The large-format systems MacGillivray-Freeman employs are extremely heavy, with the native 3D Solido unit weighing in at 250 pounds. While regular IMAX cameras weigh about half that, the 2D underwater rig is 350 pounds. “For our current project in the South Pacific,” MacGillivray smiles, “we wound up taking 16,000 pounds of film and equipment. That includes two topside IMAX cameras plus the Red EPIC 3D system.”

Cinematographer Brad Ohlund’s IMAX experience ranges from To the Arctic 3D to The Alps, and dates back to MacGillivray-Freeman’s To Fly!, made for the Smithsonian’s Air and Space Museum. “A huge part of what we do involves delivering Hollywood-level production value on a documentary budget,” Ohlund explains. “IMAX film stock is the largest single line-item [$3,500 per processed roll], so if the scene isn’t working you may have to decide to stop rolling in mid-shot to avoid burning film indiscriminately.” While traditional documentary shooting ratios have ranged as high as 100:1, IMAX shows are usually closer to 20:1 or 30:1. “If we went to 100:1 on a consistent basis,” Ohlund adds, “all you’d see is footage of slates, because we couldn’t afford to go anywhere!”

The company partnered with IMAX to develop a camera capable of 110 FPS. But the unit is so cumbersome that it sees use only in special-case scenarios. Other IMAX cameras top out between 32 and 60 FPS. “Slow motion on that big screen registers more strongly than with conventional cameras,” Ohlund reveals, “so shooting 36 frames per second seems to give you a pretty good look for creatures in motion.” Aerial shoots are handled via Ron Goodman’s SpaceCam, a system Ohlund characterizes as “what suits us best.”

Before going on location, MacGillivray-Freeman filmmakers develop a shooting script to support the general concept, “but with the realization that on location something unanticipated can turn up and be just too good to ignore,” Ohlund outlines. “That can change your whole storyline, which is what took place on the island of Svalbard in To the Arctic.” Happening upon a mother polar bear and her two cubs, Ohlund spent five days documenting their perilous journey, which formed a new core for the film. “To coin an overused phrase, you have to become one with the animal you’re shooting, so anticipation is a pretty huge part of capturing the shot,” he adds.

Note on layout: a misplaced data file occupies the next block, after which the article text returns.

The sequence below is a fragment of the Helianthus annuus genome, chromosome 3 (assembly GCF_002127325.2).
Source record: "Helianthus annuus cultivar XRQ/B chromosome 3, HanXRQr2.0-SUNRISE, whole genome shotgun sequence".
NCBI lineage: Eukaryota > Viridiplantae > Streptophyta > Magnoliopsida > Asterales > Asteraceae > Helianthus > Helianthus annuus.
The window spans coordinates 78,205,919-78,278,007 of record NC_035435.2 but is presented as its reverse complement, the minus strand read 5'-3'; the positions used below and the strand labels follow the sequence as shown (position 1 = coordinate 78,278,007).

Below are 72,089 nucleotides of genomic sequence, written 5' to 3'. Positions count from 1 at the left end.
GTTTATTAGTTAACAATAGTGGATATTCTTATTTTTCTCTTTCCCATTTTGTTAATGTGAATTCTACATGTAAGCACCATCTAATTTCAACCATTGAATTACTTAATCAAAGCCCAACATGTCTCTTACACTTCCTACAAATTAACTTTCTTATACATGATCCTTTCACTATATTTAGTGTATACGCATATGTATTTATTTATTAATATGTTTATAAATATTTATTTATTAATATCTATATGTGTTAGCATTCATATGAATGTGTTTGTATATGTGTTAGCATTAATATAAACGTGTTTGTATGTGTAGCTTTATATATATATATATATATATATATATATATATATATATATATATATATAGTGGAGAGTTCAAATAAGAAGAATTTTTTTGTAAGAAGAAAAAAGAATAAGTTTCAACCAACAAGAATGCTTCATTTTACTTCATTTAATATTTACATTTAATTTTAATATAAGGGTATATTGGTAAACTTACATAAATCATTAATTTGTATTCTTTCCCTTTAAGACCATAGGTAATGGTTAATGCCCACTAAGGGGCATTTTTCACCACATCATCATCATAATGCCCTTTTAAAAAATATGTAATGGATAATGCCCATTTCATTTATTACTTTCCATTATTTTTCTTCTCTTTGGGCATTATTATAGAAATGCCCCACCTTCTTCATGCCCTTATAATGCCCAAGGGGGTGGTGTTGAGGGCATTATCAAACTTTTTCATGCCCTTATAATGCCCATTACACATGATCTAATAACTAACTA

Stephen Judson has worn many hats during his tenure with MacGillivray-Freeman, including writing, directing and editing. “Sometimes I don’t go out on location,” Judson notes, “because that lets me look at the footage fresh and remain unprejudiced by the knowledge of how hard it was to get any particular shot. With this format, being more image-driven than character-driven helps establish a magical sense of presence within these extraordinary environments. When the medium is working and fully immersive, the audiences are drawn in, as opposed to proscenium arch experiences where you’re on the outside looking in. A big part of our job is to design the films to work on 2D and 3D screens as well as digital and domed theaters.”

Moving the massive 3D IMAX camera was too problematic for the challenging locations of To the Arctic, which was largely post-converted. “We don’t convert all the aerials,” Judson observes. “If we’re flying along and a cliff swoops through frame, that would merit conversion, but for wider landscapes, it would be more distracting.”

Editing takes place at the company’s Laguna Beach office, while Sassoon Design often handles conversions. “They handled 2D-to-3D for us on Grand Canyon Adventure and Arabia,” Shaun MacGillivray states. “Since we scan at 8K and output at 4K or 5.6K, our partners have to be comfortable working with big files instead of 2K.”